For the past nine years Scott Maxwell has worked on Mars. Or at least as close to it as is possible on Earth. This, it turns out, is Pasadena, California, home to NASA's Jet Propulsion Laboratory (JPL), which manages many probes, rovers and satellites for America's space agency.

Ruotsi on hyötynyt omasta valuutasta – analyysi vain pitää tehdä kunnollatyhmyri

Eurooppalainen SuomiHeli Hämäläinen / US Puheenvuoro

Vai vakautta ja kasvua – katin kontitJan Hurri / TalousSanomat
Euromaat ovat sopineet, että kunkin jäsenmaan ja koko euroalueen talous on vakaa ja kasvaa. Kriisi on osoittanut, että moiset sopimukset ovat pelkkää paperia ja vaikuttavat jopa tarkoitustaan vastaan. Kaikista maailman talousalueista juuri euroalueen talous on jo vuosien ajan ollut epävakain ja heikoin.

Kasvaako tulevan Euroliittovaltion hinta päivä päivältä?tyhmyri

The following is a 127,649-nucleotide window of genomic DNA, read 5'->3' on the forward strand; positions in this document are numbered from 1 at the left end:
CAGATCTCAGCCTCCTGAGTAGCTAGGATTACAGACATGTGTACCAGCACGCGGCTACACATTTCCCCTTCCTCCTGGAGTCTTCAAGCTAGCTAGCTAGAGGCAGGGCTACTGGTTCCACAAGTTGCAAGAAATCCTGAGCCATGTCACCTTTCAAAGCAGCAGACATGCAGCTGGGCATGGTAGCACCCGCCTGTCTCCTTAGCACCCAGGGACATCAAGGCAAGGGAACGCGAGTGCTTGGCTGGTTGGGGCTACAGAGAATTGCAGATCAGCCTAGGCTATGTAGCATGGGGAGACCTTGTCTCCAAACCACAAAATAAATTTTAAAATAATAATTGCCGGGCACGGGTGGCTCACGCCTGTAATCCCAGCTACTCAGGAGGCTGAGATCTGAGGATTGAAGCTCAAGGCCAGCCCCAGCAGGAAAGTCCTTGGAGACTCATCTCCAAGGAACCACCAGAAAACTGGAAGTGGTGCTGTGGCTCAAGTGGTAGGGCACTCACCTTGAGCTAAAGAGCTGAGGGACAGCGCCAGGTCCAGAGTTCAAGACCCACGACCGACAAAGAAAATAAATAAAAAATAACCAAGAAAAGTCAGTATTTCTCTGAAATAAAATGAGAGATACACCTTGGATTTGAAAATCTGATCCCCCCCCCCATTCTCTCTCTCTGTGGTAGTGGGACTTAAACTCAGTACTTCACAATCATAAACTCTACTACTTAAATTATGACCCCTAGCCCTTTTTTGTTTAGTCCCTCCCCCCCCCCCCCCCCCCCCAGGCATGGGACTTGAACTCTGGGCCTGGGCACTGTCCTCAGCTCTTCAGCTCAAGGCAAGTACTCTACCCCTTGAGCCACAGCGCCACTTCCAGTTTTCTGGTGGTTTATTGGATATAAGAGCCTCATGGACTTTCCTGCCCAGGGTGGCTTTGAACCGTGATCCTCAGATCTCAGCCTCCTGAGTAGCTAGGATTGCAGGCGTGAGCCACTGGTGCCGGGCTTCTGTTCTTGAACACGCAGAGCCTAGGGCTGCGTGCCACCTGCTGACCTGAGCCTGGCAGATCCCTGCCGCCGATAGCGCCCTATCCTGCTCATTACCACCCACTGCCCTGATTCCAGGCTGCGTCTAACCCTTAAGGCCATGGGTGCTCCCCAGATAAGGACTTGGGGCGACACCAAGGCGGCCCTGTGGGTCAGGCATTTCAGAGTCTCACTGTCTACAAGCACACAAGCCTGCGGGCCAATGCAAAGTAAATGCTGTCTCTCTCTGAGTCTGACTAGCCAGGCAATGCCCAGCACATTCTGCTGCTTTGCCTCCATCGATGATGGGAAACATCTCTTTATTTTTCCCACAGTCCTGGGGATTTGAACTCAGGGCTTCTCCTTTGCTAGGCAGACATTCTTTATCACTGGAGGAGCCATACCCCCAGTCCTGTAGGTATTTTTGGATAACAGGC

Suomen talouden madonlukuja sijoitusammattilaisen analyysissä – euro tulee ja euro tappaatyhmyri

Miksi eurokriisi palaa ja todennäköisesti entistä suuremmalla voimalla?tyhmyri

Epäolennaisuuksien EurooppaHenri Myllyniemi / Piksu

Suomen julkisen sektorin ongelma on talouden tipahtaminen eikä niinkään yllättävä pöhöttyminentyhmyri

Pinnan alla kytee kolme poliittista pommiaJan Hurri / TalSa
Eurotalouden tyyntyneen pinnan alla kytee ainakin kolme poliittista pommia. Hyvässä lykyssä ne jäävät suutareiksi, mutta niissä on riittävästi ruutia myös kriisin uuteen kärjistymiseen. Tyven repeää uudeksi myrskyksi, jos nämä pommit räjähtävät yhtä aikaa. Ne kytevät Espanjassa, Italiassa ja Kyproksella.